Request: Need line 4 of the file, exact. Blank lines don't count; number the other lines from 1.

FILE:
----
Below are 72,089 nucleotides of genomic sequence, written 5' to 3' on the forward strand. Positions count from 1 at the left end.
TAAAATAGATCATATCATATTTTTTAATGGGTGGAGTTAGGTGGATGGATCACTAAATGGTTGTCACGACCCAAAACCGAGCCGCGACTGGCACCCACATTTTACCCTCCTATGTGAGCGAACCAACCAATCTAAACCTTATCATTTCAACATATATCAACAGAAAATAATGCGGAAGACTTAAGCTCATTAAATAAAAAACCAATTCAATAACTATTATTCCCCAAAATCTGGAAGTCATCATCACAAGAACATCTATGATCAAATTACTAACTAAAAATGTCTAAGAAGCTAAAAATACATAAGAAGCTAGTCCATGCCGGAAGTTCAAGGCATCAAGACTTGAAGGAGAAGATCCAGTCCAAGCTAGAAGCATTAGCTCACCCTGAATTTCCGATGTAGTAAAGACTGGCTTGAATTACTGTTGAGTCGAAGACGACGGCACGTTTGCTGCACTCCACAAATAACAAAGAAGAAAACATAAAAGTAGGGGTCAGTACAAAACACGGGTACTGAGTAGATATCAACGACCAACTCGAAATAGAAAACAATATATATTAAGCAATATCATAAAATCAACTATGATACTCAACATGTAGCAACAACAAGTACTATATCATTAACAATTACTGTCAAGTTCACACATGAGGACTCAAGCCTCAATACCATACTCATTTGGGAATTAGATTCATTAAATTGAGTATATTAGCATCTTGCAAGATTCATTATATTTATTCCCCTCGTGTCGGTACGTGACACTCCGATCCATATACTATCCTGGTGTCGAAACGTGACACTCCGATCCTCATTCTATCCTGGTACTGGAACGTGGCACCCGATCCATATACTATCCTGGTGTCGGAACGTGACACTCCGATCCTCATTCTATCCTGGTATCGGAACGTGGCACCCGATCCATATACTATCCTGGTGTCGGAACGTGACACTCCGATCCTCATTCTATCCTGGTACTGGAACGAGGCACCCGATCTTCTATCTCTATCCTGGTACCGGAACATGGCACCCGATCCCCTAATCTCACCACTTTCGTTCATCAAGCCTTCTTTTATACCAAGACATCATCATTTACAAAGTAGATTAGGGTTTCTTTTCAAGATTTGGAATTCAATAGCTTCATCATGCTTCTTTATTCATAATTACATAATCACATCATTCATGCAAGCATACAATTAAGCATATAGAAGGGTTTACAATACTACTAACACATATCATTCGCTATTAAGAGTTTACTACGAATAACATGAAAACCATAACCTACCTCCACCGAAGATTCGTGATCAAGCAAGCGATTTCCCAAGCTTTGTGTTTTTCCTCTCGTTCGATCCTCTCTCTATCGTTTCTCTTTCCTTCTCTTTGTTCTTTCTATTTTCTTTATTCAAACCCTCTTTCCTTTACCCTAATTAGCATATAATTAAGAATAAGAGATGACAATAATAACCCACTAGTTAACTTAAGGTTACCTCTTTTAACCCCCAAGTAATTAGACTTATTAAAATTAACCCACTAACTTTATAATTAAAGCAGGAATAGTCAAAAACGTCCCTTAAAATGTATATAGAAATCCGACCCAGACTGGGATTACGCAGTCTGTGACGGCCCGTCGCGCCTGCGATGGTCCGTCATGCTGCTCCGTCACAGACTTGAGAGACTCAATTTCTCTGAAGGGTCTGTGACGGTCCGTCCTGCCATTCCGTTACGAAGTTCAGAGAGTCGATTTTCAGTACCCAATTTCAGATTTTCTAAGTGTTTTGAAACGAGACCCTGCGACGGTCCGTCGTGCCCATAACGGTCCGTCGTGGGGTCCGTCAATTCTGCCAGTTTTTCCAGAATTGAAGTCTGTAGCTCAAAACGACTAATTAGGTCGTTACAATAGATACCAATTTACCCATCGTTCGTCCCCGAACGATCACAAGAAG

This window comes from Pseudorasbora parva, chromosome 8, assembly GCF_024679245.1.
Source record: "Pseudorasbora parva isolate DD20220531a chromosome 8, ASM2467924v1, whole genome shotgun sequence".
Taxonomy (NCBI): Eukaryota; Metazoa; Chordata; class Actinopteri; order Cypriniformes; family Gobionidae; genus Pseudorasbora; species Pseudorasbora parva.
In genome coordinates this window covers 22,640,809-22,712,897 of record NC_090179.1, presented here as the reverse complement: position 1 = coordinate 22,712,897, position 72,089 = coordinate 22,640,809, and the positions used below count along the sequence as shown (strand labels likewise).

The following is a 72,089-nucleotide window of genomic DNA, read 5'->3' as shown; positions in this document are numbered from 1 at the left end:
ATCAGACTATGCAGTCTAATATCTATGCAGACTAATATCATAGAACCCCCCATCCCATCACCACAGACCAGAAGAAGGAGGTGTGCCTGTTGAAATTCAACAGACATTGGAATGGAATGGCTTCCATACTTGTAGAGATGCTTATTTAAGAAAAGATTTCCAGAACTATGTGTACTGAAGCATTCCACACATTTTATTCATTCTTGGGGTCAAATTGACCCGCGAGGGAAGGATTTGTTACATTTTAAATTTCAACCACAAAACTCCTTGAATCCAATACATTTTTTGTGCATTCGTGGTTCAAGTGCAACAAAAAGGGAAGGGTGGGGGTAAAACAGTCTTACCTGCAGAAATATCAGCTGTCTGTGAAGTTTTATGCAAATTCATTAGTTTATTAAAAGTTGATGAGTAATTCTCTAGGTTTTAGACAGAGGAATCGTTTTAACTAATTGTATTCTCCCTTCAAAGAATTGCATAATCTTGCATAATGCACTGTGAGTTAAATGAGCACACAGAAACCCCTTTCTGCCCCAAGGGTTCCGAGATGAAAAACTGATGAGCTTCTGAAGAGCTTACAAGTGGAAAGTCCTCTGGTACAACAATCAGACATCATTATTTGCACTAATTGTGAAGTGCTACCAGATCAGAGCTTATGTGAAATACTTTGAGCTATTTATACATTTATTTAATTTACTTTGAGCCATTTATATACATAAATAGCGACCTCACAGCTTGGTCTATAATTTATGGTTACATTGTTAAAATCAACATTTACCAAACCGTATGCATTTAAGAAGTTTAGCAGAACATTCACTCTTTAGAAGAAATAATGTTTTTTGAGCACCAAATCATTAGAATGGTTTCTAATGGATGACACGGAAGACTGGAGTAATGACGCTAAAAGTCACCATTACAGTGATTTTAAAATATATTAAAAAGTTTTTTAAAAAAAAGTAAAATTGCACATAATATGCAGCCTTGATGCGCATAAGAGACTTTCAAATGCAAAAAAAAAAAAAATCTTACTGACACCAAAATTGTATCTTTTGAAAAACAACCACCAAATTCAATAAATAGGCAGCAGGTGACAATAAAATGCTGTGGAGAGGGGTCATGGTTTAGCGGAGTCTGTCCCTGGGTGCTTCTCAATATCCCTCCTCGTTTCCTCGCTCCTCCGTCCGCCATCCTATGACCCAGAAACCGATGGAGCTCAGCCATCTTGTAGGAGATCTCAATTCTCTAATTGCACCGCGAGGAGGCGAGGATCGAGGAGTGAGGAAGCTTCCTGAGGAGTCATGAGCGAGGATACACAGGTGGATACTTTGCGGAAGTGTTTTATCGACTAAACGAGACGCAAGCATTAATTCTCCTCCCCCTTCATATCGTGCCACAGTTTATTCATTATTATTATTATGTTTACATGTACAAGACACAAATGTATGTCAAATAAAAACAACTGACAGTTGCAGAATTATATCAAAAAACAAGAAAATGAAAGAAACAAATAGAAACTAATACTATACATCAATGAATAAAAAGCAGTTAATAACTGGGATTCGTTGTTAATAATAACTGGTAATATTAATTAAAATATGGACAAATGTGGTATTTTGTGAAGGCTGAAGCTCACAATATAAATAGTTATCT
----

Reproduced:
Source record: "Pseudorasbora parva isolate DD20220531a chromosome 8, ASM2467924v1, whole genome shotgun sequence".